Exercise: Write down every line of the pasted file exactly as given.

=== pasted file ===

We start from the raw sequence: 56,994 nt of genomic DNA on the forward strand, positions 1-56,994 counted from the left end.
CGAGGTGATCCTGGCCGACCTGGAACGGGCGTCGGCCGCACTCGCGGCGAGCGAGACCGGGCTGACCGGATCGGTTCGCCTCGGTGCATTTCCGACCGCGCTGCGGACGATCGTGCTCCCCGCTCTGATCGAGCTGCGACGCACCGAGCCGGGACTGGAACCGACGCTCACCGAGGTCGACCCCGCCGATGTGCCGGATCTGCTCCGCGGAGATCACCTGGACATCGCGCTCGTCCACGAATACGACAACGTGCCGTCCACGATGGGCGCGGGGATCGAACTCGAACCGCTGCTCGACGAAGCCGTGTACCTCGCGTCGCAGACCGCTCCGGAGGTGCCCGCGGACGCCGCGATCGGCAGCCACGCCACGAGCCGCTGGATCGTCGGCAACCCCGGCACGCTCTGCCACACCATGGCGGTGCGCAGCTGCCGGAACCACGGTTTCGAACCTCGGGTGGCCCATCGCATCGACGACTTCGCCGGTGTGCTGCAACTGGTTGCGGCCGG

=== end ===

We start from the raw sequence: 56,994 nt of genomic DNA on the forward strand, positions 1-56,994 counted from the left end.
CGAGGTGATCCTGGCCGACCTGGAACGGGCGTCGGCCGCACTCGCGGCGAGCGAGACCGGGCTGACCGGATCGGTTCGCCTCGGTGCATTTCCGACCGCGCTGCGGACGATCGTGCTCCCCGCTCTGATCGAGCTGCGACGCACCGAGCCGGGACTGGAACCGACGCTCACCGAGGTCGACCCCGCCGATGTGCCGGATCTGCTCCGCGGAGATCACCTGGACATCGCGCTCGTCCACGAATACGACAACGTGCCGTCCACGATGGGCGCGGGGATCGAACTCGAACCGCTGCTCGACGAAGCCGTGTACCTCGCGTCGCAGACCGCTCCGGAGGTGCCCGCGGACGCCGCGATCGGCAGCCACGCCACGAGCCGCTGGATCGTCGGCAACCCCGGCACGCTCTGCCACACCATGGCGGTGCGCAGCTGCCGGAACCACGGTTTCGAACCTCGGGTGGCCCATCGCATCGACGACTTCGCCGGTGTGCTGCAACTGGTTGCGGCCGG